A few relics were beyond redemption. A Brady Bunch-era yellow daisy Formica bathroom counter was duly perp-walked to an undisclosed location. William Morris wallpaper is among the features in the new powder room.

Interior designer for the project was Charlie Hellstern, who designed Alaska Airline’s VIP lounge and Amazon’s Deep Dive Lounge. It fell to Hellstern to balance Vogel’s minimalist tendencies with Hust’s more decorative instincts.

“Our goal was to preserve the feel of the home, keeping as much of a light touch where we could, creating something beautiful that reflected the values of the owners — social justice and a regenerative design that not only didn’t harm the planet, but gives back,” Hellstern says.

Since the team was attempting something that had never been done, there was some initial fear of the unknown, “but everyone was gung-ho for the project,” Hellstern adds.

There were plenty of opportunities to interlace health and wellness with luxury. Outside cabinets, for example, are rich maple, a rarity in modern construction.

The water view begged for a romantic fireplace to cuddle around, but chimney emissions were out of the question. The solution was a decommissioned fireplace retrofitted with a video-synchronized, 1,000 LED array split among five panels that present a 3-D glow. Hellstern custom-designed chaise lounges to complete the glamorous surfside effect.

Under LBC guidelines, none of the contractors could use any materials on the “Red List,” or materials, chemicals and elements known to pose serious risks to humans and the environment.

Going off the electric grid was much less challenging than going off the city of Bainbridge’s water/sewer grid, but Hust and Vogel wanted their experience to serve as a viable blueprint for others. They know that extending the electrical and water/sewer grid many miles to new rural homes carries a heavy environmental price tag, and they want to be part of the solution, including cosponsoring IFLI seminars to get the word out.

“Nobody’s asking these questions,” notes Court, of Miller Hull. “We’re having a dialogue that we should have had years ago.”
Triple-glazed windows and skylights throughout maintain a connection to the gardens and Puget Sound.

With western Washington’s abundance of rain, it’s no problem to capture enough water to properly service a conservation-minded family in most months. The regional challenge is to have enough water reserves to last through two or three historically dry summer months, especially when a productive garden is desired.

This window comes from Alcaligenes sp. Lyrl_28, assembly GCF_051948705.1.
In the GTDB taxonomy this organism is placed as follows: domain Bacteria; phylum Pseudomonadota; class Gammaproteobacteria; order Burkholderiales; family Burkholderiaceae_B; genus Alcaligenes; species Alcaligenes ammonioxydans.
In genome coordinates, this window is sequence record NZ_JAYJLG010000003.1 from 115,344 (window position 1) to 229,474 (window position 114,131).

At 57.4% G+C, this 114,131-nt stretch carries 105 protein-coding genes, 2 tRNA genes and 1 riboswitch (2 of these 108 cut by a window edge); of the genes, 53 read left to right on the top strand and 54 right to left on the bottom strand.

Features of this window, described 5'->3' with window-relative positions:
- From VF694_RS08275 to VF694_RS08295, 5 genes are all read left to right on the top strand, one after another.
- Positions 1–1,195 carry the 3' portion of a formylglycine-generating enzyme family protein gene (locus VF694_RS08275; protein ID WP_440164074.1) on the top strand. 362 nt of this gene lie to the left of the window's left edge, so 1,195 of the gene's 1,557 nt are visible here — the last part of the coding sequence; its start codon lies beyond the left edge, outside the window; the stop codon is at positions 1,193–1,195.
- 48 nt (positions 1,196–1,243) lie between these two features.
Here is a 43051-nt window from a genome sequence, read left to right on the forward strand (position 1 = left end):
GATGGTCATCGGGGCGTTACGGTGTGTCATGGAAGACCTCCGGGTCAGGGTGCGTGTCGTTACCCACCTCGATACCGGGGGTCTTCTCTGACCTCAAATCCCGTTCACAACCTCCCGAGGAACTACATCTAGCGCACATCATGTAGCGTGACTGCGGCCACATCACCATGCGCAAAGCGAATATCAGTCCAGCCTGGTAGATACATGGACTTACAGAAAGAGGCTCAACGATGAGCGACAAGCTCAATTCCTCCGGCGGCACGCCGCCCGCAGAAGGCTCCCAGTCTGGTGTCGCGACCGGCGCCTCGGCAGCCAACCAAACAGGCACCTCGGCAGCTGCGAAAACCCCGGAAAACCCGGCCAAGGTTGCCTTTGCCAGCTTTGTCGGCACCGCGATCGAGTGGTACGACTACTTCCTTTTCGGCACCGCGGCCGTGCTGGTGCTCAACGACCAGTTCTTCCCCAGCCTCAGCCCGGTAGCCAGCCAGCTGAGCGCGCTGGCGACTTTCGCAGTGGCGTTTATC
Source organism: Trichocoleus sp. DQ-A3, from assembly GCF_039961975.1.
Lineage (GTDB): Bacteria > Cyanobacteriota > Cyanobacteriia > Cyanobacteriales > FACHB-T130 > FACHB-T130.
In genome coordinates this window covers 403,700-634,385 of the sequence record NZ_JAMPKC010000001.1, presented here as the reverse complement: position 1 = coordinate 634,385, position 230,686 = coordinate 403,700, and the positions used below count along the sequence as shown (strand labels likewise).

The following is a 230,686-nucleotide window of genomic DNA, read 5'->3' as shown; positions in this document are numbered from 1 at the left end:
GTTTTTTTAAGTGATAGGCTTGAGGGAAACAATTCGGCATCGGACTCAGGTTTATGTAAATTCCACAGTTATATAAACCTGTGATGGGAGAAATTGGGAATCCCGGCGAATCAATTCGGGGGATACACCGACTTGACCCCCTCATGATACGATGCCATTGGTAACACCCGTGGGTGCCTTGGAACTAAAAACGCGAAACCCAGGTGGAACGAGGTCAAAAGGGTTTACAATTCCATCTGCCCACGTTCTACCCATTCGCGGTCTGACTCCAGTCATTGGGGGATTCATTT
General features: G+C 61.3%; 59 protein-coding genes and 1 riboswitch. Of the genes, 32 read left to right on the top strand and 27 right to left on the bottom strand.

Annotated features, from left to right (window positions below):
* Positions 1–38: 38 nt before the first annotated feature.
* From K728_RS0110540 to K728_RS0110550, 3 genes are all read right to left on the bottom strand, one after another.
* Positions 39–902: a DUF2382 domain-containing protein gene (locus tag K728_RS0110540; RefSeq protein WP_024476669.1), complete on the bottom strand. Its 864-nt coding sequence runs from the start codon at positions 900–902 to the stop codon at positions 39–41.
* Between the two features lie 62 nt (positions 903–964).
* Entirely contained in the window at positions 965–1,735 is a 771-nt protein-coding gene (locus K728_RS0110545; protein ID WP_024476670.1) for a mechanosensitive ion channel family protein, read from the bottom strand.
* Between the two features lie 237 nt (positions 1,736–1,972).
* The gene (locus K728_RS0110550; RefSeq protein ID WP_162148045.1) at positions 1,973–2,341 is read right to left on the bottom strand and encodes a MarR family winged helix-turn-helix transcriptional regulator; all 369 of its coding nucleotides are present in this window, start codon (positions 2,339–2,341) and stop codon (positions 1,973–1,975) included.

Biohabitats, a Baltimore-based company that provides conservation planning and ecological restoration, developed three water systems, including a potable system that directs roof rain runoff to an underground cistern, where it is filtered, disinfected and pressurized for all water needs in both buildings. A second system directs carport rainwater runoff to two above-ground cisterns for garden use.

The LBC requires a building’s blackwater be treated on site, so a third system collects and treats all wastewater from both houses. Outfitted with a recirculating textile filter, this system creates a high-quality effluent suitable for watering landscaping plants via drip irrigation lines.

Like many communities, the city of Bainbridge requires all buildings within its sewer service area to be connected to the sewer main. Biohabitats worked with the IFLI and others to gain an exemption, the first in the city’s history.

Three contractors worked together to move an ancient Chinese dogwood from the new carport location to a prominent spot on the two-thirds acre lot. The tree came out with a 6,000-pound root ball.

Beloved Bainbridge Island tree whisperer Olaf Ribeiro was brought in to treat some of the more ancient citizens of the homestead, which were weeping sap and overproducing seed cones, sure signs of distress. Giant syringes and poultices were among his treatments.

“You can’t cut down one tree and pretend the next one you plant makes you even,” Vogel says.

A regenerative homestead is well within the reach of many homeowners, Vogel notes. “None of these technologies are far out.”

“These were problems we wanted to learn how to solve,” Hust adds. “One of the greatest pleasures of the project was the teamwork involved.”